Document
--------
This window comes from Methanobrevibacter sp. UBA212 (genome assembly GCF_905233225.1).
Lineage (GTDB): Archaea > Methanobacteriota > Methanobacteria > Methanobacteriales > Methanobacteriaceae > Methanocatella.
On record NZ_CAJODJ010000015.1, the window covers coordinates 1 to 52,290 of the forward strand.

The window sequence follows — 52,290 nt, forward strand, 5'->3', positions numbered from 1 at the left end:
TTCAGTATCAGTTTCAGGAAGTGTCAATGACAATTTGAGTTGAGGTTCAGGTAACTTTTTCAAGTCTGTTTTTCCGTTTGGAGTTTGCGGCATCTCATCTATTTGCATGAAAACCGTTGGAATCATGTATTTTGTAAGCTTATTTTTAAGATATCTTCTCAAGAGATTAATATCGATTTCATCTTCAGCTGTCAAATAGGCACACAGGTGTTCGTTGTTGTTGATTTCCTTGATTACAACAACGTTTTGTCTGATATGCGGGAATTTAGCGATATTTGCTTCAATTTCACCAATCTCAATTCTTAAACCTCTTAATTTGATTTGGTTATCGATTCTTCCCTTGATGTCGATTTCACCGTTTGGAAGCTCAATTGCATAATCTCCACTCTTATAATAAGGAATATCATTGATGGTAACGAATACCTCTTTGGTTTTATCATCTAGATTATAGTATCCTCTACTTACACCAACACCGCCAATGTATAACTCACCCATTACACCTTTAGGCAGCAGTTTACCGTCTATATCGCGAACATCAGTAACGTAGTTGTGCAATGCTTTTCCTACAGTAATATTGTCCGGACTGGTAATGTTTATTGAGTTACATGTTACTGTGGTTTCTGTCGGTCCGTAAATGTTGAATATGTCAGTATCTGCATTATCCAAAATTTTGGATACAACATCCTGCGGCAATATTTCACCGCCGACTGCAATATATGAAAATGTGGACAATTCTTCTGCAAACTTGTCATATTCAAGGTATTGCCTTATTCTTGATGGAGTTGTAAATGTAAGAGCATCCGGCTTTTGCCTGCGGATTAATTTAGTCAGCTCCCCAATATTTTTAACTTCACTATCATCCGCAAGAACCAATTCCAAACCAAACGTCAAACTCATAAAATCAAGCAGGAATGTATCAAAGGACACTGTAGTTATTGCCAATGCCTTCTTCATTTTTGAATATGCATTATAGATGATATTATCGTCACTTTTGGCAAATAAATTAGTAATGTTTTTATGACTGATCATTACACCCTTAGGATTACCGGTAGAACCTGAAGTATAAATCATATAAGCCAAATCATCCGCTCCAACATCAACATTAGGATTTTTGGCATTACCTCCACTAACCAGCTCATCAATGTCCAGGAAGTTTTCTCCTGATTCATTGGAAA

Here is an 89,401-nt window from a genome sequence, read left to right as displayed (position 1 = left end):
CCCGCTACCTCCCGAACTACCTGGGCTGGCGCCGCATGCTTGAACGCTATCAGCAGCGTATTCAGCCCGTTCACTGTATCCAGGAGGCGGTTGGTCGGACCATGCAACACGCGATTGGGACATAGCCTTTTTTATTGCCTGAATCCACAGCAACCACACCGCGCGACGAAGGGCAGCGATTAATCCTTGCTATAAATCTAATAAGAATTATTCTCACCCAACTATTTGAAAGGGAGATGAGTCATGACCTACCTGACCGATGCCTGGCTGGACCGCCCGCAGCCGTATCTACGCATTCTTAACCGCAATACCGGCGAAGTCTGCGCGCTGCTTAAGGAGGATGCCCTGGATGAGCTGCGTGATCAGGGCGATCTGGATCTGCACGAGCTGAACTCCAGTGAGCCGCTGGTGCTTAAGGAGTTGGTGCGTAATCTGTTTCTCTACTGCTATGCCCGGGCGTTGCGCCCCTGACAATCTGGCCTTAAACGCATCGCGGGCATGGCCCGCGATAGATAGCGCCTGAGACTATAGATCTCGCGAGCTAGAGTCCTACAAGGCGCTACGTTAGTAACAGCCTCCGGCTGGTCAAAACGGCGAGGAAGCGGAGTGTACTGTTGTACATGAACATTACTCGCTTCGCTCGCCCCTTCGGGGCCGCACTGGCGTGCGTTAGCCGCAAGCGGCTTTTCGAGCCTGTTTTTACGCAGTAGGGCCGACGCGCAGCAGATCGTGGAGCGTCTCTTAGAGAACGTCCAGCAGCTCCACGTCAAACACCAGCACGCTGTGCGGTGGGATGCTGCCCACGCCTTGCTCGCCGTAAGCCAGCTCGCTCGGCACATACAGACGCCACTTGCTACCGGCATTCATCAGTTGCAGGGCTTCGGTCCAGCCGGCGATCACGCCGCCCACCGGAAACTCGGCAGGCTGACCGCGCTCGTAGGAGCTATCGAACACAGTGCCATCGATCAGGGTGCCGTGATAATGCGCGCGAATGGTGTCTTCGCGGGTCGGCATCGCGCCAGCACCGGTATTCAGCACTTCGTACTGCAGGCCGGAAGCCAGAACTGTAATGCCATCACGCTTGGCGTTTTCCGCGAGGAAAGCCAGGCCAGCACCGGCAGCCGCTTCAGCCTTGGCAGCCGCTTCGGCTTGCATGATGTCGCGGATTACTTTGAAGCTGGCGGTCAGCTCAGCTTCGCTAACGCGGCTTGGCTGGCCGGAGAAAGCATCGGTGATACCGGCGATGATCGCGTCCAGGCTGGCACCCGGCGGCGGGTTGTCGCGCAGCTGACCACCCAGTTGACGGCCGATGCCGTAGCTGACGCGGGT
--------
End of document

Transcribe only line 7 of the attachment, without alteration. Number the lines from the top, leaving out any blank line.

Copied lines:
CCCGCTACCTCCCGAACTACCTGGGCTGGCGCCGCATGCTTGAACGCTATCAGCAGCGTATTCAGCCCGTTCACTGTATCCAGGAGGCGGTTGGTCGGACCATGCAACACGCGATTGGGACATAGCCTTTTTTATTGCCTGAATCCACAGCAACCACACCGCGCGACGAAGGGCAGCGATTAATCCTTGCTATAAATCTAATAAGAATTATTCTCACCCAACTATTTGAAAGGGAGATGAGTCATGACCTACCTGACCGATGCCTGGCTGGACCGCCCGCAGCCGTATCTACGCATTCTTAACCGCAATACCGGCGAAGTCTGCGCGCTGCTTAAGGAGGATGCCCTGGATGAGCTGCGTGATCAGGGCGATCTGGATCTGCACGAGCTGAACTCCAGTGAGCCGCTGGTGCTTAAGGAGTTGGTGCGTAATCTGTTTCTCTACTGCTATGCCCGGGCGTTGCGCCCCTGACAATCTGGCCTTAAACGCATCGCGGGCATGGCCCGCGATAGATAGCGCCTGAGACTATAGATCTCGCGAGCTAGAGTCCTACAAGGCGCTACGTTAGTAACAGCCTCCGGCTGGTCAAAACGGCGAGGAAGCGGAGTGTACTGTTGTACATGAACATTACTCGCTTCGCTCGCCCCTTCGGGGCCGCACTGGCGTGCGTTAGCCGCAAGCGGCTTTTCGAGCCTGTTTTTACGCAGTAGGGCCGACGCGCAGCAGATCGTGGAGCGTCTCTTAGAGAACGTCCAGCAGCTCCACGTCAAACACCAGCACGCTGTGCGGTGGGATGCTGCCCACGCCTTGCTCGCCGTAAGCCAGCTCGCTCGGCACATACAGACGCCACTTGCTACCGGCATTCATCAGTTGCAGGGCTTCGGTCCAGCCGGCGATCACGCCGCCCACCGGAAACTCGGCAGGCTGACCGCGCTCGTAGGAGCTATCGAACACAGTGCCATCGATCAGGGTGCCGTGATAATGCGCGCGAATGGTGTCTTCGCGGGTCGGCATCGCGCCAGCACCGGTATTCAGCACTTCGTACTGCAGGCCGGAAGCCAGAACTGTAATGCCATCACGCTTGGCGTTTTCCGCGAGGAAAGCCAGGCCAGCACCGGCAGCCGCTTCAGCCTTGGCAGCCGCTTCGGCTTGCATGATGTCGCGGATTACTTTGAAGCTGGCGGTCAGCTCAGCTTCGCTAACGCGGCTTGGCTGGCCGGAGAAAGCATCGGTGATACCGGCGATGATCGCGTCCAGGCTGGCACCCGGCGGCGGGTTGTCGCGCAGCTGACCACCCAGTTGACGGCCGATGCCGTAGCTGACGCGGGT